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Under fire from russian missiles, Lviv sent Vilnius a priceless gift for the city’s 700th anniversary

To mark the occasion of Vilnius’ 700th anniversary, Ukraine is gifting an exhibition presenting 33 painting masterpieces from the Borys Voznytsky Lviv National Art Gallery – namely, two of its main branches established in the Potocki and Lozinski palaces. These paintings are key exhibits in the permanent expositions, masterpieces of European art, and an extraordinary gift from the war-ravaged country.
 
During peacetime, when cultural heritage is not at risk, such a collection would never leave Lviv as the museum halls would be left bereft of exhibits. Under the conditions of Moscow’s aggression, the organisation of such an exhibition in Lithuania is also an attempt to protect our collective European heritage from the risk of potential missile attacks, and is also an exceptional gift from Lviv to Vilnius, which is marking its anniversary.
 
Artworks kept in Lviv are related to the art collections once amassed in Lithuania
 
A number of early European art collections managed to survive in residences in Western Ukraine because this land became part of the Austrian Empire after the partitions of the Polish-Lithuanian Commonwealth, thus winning cultural and political autonomy. At the time, Lithuania had become caught in the grasp of tsarist Russian repressions, the heritage amassed in our lands was ruined and looted, while noble families forced to flee the tsarist authorities searched for opportunities to transport their wealth into safer countries. This is why this exhibition allows us to remember Lithuania’s lost historical collections, which also contained works by a number of artists or the schools they represented on show here.
 
Paintings by famous Italian, German, Flemish, Spanish, Austrian, Polish and other countries’ artists from the 15th to the early 20th centuries were selected for this exhibition so as to chronologically (stylistically) and geographically reflect the very rich collections of the Lviv Gallery. Our goal is also that the public in Vilnius will have the chance to see works by the same masters or their schools that were once in the collections of Lithuania’s rulers and magnates. Thus, many of the masterpieces showcased here have a Lithuania-related context while also being exceptionally valuable Gothic, Renaissance, Mannerist, Baroque, Neoclassical, Romantic and Modern period artworks that could adorn the walls of any of the world’s leading museums.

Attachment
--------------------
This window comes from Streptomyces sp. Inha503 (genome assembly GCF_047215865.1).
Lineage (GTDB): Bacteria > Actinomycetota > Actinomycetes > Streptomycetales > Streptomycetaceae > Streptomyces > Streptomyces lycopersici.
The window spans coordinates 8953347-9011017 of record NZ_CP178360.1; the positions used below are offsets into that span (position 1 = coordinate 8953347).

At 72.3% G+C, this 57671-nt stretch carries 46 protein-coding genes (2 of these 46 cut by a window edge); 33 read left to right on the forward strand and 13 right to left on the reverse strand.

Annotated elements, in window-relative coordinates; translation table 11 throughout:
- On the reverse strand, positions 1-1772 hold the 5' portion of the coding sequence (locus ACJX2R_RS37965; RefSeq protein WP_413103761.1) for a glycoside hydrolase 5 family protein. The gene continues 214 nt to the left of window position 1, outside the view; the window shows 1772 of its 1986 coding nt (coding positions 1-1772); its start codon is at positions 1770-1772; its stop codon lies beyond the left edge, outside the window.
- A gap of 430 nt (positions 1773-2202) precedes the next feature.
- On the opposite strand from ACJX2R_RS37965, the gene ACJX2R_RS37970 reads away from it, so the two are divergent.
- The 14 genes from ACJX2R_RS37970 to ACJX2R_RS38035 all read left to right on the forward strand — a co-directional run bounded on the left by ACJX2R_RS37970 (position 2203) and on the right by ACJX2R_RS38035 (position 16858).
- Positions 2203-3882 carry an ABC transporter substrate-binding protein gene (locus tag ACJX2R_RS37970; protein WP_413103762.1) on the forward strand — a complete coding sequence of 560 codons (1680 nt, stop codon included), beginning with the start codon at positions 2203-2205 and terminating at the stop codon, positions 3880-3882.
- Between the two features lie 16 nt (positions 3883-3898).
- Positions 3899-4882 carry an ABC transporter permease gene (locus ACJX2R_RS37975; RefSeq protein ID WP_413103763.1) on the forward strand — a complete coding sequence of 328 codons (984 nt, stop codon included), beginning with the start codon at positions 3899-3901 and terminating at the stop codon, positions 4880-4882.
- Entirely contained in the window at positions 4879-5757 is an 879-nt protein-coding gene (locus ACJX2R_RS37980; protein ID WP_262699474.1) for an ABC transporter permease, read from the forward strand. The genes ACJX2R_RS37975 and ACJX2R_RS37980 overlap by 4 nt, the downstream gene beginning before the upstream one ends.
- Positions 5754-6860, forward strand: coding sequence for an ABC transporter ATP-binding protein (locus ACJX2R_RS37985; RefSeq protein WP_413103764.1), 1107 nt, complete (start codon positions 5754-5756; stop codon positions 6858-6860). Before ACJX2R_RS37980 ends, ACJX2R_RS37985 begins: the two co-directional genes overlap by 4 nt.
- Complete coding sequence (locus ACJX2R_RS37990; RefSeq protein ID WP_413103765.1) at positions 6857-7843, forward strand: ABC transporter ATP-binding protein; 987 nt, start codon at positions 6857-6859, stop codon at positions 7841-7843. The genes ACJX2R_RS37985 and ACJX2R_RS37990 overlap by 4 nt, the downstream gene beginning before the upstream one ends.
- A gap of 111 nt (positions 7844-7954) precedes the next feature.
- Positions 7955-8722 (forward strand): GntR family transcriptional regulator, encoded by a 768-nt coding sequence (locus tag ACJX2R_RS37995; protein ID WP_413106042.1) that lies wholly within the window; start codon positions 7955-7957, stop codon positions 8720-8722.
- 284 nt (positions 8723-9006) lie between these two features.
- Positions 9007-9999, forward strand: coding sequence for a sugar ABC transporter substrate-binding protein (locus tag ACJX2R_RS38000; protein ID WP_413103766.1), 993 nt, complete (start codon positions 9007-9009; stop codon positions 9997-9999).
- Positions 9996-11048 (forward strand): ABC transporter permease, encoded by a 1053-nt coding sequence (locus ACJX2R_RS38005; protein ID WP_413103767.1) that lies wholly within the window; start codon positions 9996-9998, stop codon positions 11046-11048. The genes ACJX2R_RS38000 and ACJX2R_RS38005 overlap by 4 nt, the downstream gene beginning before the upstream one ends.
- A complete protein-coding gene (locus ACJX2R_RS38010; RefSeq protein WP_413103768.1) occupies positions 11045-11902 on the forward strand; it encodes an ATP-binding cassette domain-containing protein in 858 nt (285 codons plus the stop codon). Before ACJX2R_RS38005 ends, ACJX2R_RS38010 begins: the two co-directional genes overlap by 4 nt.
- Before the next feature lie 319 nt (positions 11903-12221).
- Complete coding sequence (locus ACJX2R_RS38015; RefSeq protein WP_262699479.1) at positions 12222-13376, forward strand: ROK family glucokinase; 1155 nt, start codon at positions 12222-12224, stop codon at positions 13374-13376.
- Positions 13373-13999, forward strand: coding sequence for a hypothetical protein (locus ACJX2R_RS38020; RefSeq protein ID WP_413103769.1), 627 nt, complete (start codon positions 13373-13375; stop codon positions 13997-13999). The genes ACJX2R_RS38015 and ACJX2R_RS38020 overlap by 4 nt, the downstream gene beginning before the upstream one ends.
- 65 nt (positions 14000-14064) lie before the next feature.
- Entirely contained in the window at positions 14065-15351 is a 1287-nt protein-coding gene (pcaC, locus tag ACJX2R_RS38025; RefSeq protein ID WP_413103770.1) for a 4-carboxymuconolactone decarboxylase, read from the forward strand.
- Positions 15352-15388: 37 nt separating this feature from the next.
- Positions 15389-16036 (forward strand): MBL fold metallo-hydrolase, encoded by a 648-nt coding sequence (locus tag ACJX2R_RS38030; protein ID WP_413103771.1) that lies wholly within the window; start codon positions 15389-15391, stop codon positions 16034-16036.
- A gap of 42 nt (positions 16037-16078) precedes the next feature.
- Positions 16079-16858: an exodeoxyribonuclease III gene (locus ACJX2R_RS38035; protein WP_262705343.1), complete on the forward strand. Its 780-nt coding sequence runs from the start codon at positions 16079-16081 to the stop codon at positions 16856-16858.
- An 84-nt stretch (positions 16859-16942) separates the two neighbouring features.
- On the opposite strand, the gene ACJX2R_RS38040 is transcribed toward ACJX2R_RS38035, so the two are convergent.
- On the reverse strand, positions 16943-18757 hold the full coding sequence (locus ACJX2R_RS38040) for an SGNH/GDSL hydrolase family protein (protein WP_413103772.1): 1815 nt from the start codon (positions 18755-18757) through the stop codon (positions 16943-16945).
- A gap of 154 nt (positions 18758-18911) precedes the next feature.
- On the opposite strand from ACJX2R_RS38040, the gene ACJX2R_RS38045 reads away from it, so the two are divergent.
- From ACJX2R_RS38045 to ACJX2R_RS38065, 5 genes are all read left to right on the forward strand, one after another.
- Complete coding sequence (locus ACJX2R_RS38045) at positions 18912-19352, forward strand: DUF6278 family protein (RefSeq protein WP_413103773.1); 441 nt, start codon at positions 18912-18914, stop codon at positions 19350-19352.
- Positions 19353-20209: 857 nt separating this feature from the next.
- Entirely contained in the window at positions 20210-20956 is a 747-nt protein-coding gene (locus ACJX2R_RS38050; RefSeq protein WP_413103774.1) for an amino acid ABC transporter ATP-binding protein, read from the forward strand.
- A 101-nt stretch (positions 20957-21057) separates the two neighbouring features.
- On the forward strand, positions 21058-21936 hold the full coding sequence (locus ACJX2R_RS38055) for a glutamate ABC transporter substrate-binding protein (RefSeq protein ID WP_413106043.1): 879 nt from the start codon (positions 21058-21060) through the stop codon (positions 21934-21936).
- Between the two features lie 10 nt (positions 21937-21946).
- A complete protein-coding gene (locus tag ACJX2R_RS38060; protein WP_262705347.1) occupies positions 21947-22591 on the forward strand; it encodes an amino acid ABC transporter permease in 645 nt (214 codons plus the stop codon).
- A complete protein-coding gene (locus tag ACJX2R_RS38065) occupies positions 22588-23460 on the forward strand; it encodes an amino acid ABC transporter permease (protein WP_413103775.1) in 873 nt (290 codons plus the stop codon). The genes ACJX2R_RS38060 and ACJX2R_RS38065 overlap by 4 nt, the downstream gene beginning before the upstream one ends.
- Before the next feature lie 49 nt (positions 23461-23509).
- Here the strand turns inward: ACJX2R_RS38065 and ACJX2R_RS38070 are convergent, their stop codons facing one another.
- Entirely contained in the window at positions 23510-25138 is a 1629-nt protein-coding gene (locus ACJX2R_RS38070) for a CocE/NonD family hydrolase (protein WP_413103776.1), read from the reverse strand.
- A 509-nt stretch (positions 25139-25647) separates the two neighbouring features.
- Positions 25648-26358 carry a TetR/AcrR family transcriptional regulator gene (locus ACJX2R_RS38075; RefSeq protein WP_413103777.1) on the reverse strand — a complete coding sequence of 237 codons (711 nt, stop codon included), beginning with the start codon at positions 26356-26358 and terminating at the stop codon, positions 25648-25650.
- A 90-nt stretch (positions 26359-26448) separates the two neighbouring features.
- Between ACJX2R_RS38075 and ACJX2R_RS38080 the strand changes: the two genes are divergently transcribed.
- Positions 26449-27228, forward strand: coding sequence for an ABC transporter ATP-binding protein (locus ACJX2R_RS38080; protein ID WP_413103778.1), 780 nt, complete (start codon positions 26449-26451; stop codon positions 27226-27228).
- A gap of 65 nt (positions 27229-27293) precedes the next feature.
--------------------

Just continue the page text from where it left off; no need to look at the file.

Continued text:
For example, the exhibition features works by Martin Schongauer and Lucas Cranach the Elder – the work of these masters influenced artists who worked in the courts of the rulers and magnates of Lithuania. Schongauer’s drawings were the prototypes for the illustrations appearing in the prayerbook of Albertus Gastold. Cartoons created in the circle of Pieter Coecke van Aelst were used in the weaving of the tapestries of the Grand Duke of Lithuania and King of Poland Sigismund Augustus (1544/1548–1572), which were commissioned while the ruler was in residence in Vilnius.
 
Works by Leonardo da Vinci, Tiziano Vecelli, Peter Paul Rubens, Jan Brueghel the Elder, Sassoferrato, Caravaggio and José de Ribera, among other Renaissance and early Baroque Italians, as well as Flemish, German and Spanish painters were once in the collections of the rulers and magnates of Lithuania and Poland. We know from historical sources that these collections of the Jagiellon and Vasa dynasty’s rulers would often hang in the halls of the Palace of the Grand Dukes when the rulers were in residence at the Lithuanian capital. Many of them, as well as works by artists from later periods (e.g., Luca Giordano) were also part of the art collections of Lithuania’s magnates (the Czartoryski, Radziwiłł, Sanguszko and Sapieha dukes, the Tyskiewicz, Tyzenhaus and Przeździecki counts, etc.).
 
Carlo Dolci, who is presented at this exhibition, painted an image of the patron saint of Lithuania Saint Casimir, Johann Baptist von Lampi the Elder created portraits of Lithuania’s rulers and magnates, while Jan Matejko and Wojciech Horacy Kossak captured important events in the history of Lithuania.
 
The international exhibition Greetings to Vilnius from Lviv. Art Masterpieces from the Borys Voznytsky Lviv National Art Gallery is evidence of the collective historical European bonds within this Central and Eastern European region, confirmed by the rich cultural and artistic heritage in Lviv and Vilnius.
 
The most valuable paintings from the Borys Voznytsky Lviv National Art Gallery – in Vilnius
 
This exhibition will feature the most important and without question – the most valuable – art exhibits from the Borys Voznytsky Lviv National Art Gallery, which has as many as 18 museum branches. Among the 33 15th–20th-century artworks, visitors will be able to see Sebastiano Ricci’s Hagar and Ishmael in the Desert, Jan Matejko’s Portrait of the Artists’ Children, Henryk Siemiradzki’s Christ and the Samaritan Woman, and works from the workshops of Leonardo da Vinci, Peter Paul Rubens and Jan Brueghel the Elder.
 
This is proof of the Western orientation of culture in the Central and Eastern European region. This exhibition will also be accompanied by a rich cultural and educational programme – visitors will have the chance to become better acquainted with Lviv and the Western Ukraine region, its painting traditions, art protection in war-affected territories and other collections in the expositions of the Borys Voznytsky Lviv National Art Gallery.